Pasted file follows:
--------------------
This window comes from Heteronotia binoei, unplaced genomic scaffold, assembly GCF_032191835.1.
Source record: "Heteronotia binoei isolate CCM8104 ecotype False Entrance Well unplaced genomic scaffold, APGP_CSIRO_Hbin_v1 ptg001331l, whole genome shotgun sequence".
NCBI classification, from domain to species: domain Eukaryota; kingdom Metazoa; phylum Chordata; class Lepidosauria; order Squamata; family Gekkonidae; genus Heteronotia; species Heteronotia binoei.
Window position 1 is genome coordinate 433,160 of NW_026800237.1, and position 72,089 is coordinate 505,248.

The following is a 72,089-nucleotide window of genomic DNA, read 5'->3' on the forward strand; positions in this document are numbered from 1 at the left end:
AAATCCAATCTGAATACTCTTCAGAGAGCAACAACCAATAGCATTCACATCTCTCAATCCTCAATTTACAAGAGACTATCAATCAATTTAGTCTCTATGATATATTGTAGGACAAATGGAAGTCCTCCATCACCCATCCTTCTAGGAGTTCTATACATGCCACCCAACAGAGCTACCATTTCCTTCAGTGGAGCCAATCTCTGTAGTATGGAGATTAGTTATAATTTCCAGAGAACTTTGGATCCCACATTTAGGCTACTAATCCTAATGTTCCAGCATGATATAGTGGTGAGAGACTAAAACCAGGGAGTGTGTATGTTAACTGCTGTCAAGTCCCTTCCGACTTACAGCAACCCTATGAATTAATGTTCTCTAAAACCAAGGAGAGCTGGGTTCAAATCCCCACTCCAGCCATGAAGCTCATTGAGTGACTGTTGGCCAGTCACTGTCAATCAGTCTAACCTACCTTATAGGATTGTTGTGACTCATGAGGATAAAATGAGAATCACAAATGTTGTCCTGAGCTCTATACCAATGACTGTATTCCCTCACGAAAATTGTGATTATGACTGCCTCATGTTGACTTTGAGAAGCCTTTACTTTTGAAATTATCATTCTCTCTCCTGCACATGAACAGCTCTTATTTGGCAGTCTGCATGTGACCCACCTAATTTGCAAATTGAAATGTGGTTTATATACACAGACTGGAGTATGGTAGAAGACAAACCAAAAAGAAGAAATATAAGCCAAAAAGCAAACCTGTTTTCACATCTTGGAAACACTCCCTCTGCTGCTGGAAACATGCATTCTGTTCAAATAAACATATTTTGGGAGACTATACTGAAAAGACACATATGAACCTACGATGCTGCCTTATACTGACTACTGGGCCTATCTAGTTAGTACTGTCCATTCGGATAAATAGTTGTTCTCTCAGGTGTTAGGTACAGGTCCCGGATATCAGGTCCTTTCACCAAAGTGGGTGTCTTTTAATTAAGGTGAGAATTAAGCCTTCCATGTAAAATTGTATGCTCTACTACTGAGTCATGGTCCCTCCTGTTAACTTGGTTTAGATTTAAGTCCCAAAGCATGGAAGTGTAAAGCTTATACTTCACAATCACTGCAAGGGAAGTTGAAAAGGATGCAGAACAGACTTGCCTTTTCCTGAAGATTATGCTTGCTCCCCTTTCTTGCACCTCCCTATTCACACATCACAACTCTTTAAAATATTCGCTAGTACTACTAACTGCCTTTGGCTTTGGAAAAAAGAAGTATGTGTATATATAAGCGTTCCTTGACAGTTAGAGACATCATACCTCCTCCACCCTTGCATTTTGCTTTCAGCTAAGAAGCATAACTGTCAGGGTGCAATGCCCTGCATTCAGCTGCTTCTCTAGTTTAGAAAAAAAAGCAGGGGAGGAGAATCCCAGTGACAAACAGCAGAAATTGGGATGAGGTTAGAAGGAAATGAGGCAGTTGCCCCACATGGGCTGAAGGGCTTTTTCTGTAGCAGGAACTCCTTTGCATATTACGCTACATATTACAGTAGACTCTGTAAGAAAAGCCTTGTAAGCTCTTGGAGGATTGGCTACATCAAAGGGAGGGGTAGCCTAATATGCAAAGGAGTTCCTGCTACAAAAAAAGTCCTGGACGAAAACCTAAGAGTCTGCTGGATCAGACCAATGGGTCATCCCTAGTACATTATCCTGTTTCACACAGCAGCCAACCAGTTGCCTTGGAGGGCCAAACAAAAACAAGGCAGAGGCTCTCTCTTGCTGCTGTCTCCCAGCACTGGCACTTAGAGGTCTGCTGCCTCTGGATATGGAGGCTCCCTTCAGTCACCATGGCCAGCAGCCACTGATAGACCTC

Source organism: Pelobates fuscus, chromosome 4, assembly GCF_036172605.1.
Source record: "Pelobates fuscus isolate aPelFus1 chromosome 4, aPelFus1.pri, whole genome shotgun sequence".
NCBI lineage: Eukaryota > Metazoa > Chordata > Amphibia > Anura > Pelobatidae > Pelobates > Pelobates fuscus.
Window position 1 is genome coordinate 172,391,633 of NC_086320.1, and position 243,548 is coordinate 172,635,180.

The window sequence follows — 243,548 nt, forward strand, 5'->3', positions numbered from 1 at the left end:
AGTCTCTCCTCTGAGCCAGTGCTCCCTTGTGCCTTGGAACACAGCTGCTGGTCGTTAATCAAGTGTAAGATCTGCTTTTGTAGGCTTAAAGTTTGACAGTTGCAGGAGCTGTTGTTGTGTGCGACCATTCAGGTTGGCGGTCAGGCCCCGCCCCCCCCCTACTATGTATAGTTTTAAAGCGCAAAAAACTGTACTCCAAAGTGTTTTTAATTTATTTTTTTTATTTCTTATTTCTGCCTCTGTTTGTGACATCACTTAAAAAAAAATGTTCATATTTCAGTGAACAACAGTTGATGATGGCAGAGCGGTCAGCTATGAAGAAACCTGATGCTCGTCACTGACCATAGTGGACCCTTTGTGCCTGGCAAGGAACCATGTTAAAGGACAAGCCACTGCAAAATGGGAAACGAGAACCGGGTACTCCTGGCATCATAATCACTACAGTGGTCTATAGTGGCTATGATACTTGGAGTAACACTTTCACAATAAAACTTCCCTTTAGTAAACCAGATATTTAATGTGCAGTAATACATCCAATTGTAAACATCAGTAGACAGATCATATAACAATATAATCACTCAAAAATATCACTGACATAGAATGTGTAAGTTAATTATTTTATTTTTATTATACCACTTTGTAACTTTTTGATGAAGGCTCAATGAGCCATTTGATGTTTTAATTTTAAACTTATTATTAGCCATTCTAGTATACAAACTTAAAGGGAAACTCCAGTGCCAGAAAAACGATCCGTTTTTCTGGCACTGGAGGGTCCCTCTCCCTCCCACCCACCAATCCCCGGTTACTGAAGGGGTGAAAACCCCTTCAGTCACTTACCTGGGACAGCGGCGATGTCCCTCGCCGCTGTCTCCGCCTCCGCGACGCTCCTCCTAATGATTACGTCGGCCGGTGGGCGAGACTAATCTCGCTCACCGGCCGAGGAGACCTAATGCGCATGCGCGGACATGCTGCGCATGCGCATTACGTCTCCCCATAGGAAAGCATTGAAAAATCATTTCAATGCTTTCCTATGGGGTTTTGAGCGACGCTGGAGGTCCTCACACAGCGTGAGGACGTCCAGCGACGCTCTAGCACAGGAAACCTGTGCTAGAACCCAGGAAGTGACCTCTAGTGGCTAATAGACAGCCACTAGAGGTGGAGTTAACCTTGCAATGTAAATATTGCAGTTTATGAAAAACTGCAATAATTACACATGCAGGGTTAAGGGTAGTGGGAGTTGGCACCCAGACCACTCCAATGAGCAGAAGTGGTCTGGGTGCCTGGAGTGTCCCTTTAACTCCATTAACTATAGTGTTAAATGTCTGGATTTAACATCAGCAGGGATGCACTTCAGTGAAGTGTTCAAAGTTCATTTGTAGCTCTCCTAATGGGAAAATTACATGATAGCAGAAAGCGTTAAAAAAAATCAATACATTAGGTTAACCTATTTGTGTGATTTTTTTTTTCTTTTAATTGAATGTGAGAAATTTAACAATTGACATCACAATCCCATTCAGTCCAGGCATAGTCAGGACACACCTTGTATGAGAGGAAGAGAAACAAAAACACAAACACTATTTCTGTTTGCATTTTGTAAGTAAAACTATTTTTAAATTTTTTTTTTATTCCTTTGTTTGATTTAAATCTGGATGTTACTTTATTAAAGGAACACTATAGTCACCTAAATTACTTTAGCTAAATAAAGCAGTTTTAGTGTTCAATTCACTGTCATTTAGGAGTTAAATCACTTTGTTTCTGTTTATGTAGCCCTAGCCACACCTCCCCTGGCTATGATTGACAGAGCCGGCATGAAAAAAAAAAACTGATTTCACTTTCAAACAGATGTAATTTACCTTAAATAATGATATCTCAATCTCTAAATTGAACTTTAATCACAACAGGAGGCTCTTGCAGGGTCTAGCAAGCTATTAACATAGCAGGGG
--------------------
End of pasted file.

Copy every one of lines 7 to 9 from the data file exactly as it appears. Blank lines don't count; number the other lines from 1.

Source organism: Pelobates fuscus, chromosome 4, assembly GCF_036172605.1.
Source record: "Pelobates fuscus isolate aPelFus1 chromosome 4, aPelFus1.pri, whole genome shotgun sequence".
NCBI lineage: Eukaryota > Metazoa > Chordata > Amphibia > Anura > Pelobatidae > Pelobates > Pelobates fuscus.